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After 45 Years It’s Time Women Embraced Star Trek, Starting With These 5 Episodes

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Vulcan PMS in Star Trek’s Amok Time

Even more than they love romance, chicks did drama. It’s that obsession with relationship drama that has kept daytime soap operas going for decades. Trust me, there aren’t any dudes watching them. That makes “Amok Time” the perfect episode for the girlfriend who loves a little upheaval in her personal life. In it, Spock starts to act a little irrationally, and we learn that Vulcan males have this crazy, hormonal mating cycle called Pon farr which forces them to return home and romance a pointy-eared girl… or else they go crazy and may start to kill everyone. Basically, it’s Vulcan PMS, and trust me, your lady will totally identify with much of this. Better still it ends up revolving around a bunch of complicated relationships. The girl Spock is supposed to get with doesn’t want him, he goes insane and in the process of fighting for his woman, Captain Kirk ends up dead. Or is he?

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Comments

  1. John Evans says:

    I grew up watching The Original Series with my parents. Yes, my father and my mother.

    <3

  2. V_vsn says:

    “The Offspring” (TNG) is also a good chick-flick episode. God, I can’t believe we’re referring to “chick-flick” episodes with traditional female appeal and Star Trek as being macho. When did Star Trek become synonymous with football and mancaves? The world is getting too weird.

    • JT says:

      I don’t think it’s viewed as macho, I think women view it as at the other end of the unacceptable male spectrum:  Too dorky. To technological.  To sciency.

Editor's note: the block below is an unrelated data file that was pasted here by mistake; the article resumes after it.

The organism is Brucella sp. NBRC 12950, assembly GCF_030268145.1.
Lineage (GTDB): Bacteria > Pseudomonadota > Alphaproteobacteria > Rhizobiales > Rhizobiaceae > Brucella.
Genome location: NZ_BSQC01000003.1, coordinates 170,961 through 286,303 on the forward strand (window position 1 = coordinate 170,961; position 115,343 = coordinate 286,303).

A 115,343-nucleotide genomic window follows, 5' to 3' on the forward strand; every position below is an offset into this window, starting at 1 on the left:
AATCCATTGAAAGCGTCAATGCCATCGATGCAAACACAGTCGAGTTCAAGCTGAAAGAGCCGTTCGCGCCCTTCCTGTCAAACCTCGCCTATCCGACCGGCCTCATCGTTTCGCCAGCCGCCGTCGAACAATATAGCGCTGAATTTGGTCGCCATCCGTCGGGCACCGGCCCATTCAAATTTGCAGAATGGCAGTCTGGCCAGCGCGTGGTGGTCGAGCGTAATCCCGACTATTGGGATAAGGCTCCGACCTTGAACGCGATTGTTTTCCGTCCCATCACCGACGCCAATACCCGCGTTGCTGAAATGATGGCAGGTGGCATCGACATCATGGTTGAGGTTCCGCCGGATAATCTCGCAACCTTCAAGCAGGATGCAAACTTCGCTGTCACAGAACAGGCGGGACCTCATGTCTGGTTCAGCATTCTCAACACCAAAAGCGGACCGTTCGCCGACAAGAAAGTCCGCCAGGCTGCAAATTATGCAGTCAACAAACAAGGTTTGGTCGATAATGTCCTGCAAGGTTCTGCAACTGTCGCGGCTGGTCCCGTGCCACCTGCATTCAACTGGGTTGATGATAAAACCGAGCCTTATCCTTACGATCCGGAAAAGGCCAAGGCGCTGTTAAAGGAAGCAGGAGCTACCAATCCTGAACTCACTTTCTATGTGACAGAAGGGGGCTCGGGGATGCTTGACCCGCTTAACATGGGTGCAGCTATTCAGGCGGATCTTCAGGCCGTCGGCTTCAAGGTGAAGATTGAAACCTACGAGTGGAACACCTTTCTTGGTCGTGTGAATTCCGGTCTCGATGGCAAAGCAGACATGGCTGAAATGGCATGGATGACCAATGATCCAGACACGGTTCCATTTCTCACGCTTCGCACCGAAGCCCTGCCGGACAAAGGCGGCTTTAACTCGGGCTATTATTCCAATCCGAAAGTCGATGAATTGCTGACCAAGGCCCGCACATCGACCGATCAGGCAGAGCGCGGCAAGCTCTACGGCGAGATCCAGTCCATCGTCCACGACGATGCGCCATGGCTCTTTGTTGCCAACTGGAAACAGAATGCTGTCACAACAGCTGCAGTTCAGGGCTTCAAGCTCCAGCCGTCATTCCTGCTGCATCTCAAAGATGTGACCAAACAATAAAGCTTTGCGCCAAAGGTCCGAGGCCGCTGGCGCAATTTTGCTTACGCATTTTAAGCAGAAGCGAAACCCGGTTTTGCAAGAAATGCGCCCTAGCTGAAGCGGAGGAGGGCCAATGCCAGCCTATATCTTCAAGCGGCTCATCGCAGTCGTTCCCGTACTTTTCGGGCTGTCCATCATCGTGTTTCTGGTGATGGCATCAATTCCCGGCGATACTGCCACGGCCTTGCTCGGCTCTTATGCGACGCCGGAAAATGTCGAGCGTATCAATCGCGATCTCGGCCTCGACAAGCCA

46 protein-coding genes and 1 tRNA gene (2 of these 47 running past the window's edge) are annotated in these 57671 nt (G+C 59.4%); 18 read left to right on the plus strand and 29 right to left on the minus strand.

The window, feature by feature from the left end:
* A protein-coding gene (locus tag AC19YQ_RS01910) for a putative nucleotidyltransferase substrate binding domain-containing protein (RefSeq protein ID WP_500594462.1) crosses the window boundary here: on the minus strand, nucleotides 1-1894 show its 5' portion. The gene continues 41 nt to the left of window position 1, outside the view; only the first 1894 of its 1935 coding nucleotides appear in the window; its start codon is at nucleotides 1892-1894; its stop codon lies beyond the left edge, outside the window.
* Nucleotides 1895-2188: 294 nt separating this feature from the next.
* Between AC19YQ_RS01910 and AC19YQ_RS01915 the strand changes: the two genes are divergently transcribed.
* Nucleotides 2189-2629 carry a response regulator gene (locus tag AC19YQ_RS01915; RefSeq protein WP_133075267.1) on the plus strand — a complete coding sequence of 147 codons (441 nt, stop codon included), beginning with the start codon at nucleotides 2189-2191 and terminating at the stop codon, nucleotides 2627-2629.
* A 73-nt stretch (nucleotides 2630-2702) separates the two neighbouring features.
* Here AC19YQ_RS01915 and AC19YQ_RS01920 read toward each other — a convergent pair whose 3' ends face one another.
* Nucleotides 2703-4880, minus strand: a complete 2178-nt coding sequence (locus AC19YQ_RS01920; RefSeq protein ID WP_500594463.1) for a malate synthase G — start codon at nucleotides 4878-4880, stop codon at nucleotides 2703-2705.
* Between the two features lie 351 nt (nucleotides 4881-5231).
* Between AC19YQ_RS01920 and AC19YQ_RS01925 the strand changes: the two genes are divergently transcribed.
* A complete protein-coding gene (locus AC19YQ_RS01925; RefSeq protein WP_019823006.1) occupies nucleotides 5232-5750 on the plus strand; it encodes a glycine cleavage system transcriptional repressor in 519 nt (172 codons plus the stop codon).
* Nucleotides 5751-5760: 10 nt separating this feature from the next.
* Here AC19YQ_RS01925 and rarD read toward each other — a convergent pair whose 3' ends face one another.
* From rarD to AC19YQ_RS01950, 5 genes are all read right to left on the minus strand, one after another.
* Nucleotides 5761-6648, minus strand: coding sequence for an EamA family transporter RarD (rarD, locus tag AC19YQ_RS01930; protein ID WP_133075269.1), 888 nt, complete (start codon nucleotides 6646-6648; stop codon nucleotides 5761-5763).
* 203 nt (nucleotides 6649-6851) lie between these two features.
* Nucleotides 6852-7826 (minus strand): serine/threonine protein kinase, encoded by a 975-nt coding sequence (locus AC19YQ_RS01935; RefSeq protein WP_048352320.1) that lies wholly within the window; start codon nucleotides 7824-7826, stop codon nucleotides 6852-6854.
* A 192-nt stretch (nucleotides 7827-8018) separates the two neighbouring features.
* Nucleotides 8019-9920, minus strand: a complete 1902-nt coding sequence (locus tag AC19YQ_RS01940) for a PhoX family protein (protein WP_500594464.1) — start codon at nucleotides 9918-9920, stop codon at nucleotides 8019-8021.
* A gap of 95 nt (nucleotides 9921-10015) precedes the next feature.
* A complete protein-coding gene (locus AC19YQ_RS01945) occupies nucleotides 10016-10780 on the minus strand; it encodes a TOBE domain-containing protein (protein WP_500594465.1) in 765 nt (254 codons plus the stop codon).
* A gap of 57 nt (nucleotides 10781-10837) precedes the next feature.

• Vives says:

        Yeah, women hate science. We probably just don’t understand. 
        How can you people even take this article seriously? This is the biggest piece of blatant sexist bullshit I’ve ever seen.

  3. Drage says:

    It really is time more women started watching Star Trek, especially if there’s a new show on the way!!  I wouldn’t necessary pick theese episodes though, ’cause they’re not the ones I like the best… I might show friends some of the more humorous episodes, ’cause they might catch a few female fans. There really is a lot of women not liking those crappy Twilight movies too!!

  4. Vives says:

    I can see where you were going with this, but come on. Is this really what you think will make girls like Star Trek? Your arguments, I have to admit, are nothing short of sexist. And I don’t use that word lightly. You claimed that all the fans of soap operas and Twilight are female, which is simply not true, and implied that if girls don’t watch Star Trek, they are most likely watching stupid insubstantial things, like reality shows (also something that men also watch). You should give us more credit. 
    Sure, these episodes seem more non-fan friendly and would be good to show someone you’re introducing to the series… but your reasoning is, frankly, kind of awful. You think, okay, women would be interested in episodes they could relate to. Like the ones with romance or drama, PMS, family issues, or children. Women are suckers for romance, proven, of course, by Twilight popularity. And remember, don’t put too much sciency stuff in there, because women hate science. Also, forget any action, women hate action. You should have included that episode about cooking and doing laundry. It just sounds bad, you have to admit. Just like that in Pespi commercial, that says “This is our movie!”. 
    Chances are, if your girlfriend or whatever watches Twilight and stupid reality shows, she’s not a sci-fi person. And it’s difficult to convert one of those into a sci-fi person, regardless of gender. If you have any hope of getting her into Star Trek, she’s probably already a person who enjoys action, adventure, and sci-fi. So there’s no point in trying to make it “women-friendly”. She’ll probably appreciate it the same ways you do.